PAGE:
Lopez‘s is the lowest kind of propagandizing: that which, having assigned villainy to a certain group, hate-mongers it for every ill. Some call this sort of thing fascism. I’d term it egomaniacal journalistic stupidity. Probably, the truth lies between those extremes.
James Ricci‘s July 9 immigrant-bash was even grubbier. Ricci found himself an anti-immigrant guru, one Ben Zuckerman, a UCLA astronomer who captains a rogue Sierra Club faction that’s dedicated to slashing legal and eliminating illegal immigration. And Ricci worshipped Zuckerman‘s every word. Like the late Dr. William Schockley, the Nobel Prize winner who preached white racial superiority, Zuckerman brandishes a high-profile obsession that is far from his realm of scientific competence. Thus he (or maybe it’s Ricci) distorts -- or even reverses -- the actual data on which he supposedly bases his predictions. Which include a billion U.S. residents by 2100, most of them, presumably, immigrant. (Hey, we survived Mr. R‘s anticipated 450 million population bust-out in 1980, right?)
RicciZuckerman have an extraordinarily flexible attitude toward statistics: They start by saying that, over what they consider the pre-immigration decade ending in 1970, the U.S. population increase was so low that it was “reaching replacement levels.” But that “from 1990 to 2000,” due to those vile immigrants, “the U.S. population swelled by 13 percent, its highest 10-year increase ever,” according to Ricci. Not so, according to the Census. From 1960 to 1970, during that decade of purported low immigration, the population soared from 179 million to 203 million -- rising 13.4 percent. And for that matter, the population rose 18.5 percent from 1950 to 1960. But even this rate pales compared to other spans. From 1900 to 1910, the U.S. population rose more than 20 percent. From 1880 to 1890 (a decade of enormous immigration), it climbed nearly 26 percent. You get the idea. Someone must have drugged the Times’ fact checkers that week.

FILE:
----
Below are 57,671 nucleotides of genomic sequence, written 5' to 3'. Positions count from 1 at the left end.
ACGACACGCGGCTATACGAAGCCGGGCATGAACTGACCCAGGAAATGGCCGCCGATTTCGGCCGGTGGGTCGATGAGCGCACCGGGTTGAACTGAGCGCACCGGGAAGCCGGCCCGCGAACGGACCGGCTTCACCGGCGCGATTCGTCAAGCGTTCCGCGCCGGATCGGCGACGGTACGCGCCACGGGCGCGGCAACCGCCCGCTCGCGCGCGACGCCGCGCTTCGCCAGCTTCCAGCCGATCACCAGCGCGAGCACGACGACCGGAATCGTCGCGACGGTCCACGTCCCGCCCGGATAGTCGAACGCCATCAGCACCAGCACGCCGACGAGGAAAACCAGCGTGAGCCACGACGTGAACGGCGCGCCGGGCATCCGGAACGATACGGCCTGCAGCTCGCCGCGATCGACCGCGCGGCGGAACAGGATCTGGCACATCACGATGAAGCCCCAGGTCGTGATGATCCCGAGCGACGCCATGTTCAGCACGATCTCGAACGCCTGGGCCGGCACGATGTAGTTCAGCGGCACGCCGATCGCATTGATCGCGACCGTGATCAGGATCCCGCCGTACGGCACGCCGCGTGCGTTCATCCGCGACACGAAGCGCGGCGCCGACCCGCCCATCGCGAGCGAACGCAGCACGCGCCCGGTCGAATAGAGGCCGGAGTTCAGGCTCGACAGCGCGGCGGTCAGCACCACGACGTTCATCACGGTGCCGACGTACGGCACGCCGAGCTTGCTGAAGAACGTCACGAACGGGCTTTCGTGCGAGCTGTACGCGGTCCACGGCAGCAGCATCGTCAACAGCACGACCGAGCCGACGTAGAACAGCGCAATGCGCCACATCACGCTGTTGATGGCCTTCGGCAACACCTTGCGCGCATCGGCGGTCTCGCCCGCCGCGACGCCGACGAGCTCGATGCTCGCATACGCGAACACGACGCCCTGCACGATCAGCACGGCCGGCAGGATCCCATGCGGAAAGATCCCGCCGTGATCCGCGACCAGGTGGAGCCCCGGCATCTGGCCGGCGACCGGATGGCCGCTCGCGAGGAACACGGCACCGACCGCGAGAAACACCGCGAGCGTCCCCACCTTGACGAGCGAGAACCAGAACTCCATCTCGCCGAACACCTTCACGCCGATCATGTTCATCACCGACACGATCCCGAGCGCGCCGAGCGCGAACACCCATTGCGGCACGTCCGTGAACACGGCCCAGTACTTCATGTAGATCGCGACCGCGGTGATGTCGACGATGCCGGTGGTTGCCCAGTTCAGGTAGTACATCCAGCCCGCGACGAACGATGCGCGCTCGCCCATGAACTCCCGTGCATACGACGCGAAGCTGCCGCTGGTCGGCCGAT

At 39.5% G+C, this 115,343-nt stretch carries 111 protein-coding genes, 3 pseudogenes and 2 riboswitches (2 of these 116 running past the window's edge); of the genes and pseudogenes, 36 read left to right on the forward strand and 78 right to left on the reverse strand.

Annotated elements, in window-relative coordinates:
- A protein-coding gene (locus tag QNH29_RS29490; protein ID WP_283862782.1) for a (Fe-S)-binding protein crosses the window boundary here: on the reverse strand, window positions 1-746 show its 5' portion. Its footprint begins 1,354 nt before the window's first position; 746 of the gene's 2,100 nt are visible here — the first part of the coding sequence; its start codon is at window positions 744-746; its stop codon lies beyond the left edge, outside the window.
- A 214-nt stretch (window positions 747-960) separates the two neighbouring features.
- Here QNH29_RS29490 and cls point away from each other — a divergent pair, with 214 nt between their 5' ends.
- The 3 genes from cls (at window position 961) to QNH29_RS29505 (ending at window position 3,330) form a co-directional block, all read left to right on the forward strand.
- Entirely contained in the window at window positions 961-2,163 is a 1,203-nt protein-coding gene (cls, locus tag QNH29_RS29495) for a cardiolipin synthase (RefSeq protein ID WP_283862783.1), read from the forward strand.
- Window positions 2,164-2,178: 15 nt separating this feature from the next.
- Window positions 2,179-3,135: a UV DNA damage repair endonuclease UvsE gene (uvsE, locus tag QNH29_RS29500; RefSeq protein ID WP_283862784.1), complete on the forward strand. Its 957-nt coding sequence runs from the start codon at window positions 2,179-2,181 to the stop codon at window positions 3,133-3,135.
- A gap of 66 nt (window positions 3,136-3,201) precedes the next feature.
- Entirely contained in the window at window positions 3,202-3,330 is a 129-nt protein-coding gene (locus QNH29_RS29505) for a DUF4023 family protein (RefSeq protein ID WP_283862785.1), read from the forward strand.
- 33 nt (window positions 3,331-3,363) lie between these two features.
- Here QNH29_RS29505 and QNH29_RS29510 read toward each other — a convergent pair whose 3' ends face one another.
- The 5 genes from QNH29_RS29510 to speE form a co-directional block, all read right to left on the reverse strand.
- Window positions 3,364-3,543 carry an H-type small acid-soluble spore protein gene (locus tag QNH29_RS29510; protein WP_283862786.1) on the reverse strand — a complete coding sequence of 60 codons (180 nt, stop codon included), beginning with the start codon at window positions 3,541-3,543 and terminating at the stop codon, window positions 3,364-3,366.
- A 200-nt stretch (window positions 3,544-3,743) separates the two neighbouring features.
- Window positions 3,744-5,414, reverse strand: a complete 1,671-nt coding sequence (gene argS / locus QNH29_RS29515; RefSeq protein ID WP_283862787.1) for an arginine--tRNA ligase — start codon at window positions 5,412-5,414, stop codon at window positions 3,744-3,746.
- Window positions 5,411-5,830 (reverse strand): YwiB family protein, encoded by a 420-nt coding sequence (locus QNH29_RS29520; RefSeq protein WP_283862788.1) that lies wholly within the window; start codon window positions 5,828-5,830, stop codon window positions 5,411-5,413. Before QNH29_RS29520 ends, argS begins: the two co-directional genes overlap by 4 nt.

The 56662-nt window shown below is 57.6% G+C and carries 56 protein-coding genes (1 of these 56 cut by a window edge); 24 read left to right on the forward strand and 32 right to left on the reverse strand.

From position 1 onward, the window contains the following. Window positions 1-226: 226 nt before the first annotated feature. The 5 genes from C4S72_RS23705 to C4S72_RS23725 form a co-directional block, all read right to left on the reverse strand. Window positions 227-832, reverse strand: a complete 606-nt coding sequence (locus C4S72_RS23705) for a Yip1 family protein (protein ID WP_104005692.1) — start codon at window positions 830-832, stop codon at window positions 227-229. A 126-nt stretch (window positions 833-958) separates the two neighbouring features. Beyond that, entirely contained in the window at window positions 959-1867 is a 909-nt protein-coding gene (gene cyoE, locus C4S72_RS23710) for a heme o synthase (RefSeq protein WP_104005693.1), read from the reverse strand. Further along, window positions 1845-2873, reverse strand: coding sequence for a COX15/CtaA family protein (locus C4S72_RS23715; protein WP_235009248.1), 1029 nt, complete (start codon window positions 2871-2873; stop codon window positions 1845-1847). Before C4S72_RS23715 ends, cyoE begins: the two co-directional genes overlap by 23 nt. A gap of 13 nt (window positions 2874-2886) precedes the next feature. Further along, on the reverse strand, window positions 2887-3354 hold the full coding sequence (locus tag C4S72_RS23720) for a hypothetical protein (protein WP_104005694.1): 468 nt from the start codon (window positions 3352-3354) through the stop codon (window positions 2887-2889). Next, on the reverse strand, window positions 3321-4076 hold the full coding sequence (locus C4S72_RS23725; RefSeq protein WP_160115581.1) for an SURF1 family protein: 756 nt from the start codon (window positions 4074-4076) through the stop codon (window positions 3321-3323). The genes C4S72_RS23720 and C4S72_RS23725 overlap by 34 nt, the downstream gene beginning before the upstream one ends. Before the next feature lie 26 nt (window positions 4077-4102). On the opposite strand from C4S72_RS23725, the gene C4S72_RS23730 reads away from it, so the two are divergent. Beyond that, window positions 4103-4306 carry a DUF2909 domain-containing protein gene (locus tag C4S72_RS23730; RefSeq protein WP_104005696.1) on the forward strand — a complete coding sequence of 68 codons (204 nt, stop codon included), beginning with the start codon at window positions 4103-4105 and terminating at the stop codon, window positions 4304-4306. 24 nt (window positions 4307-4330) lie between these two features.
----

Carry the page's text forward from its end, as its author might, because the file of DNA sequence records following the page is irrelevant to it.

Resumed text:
Of Zuckerman, Ricci and Lopez -- whose last names strongly suggest their own families‘ recent immigrant origins -- the kindest thing you can say is that, when it comes to population analysis, they’re cranks. Funny thing, though. These cranks are now getting the run of the state‘s major paper -- just as Latinos, with their snowballing voter-registration and citizenship rates, are entering the political mainstream.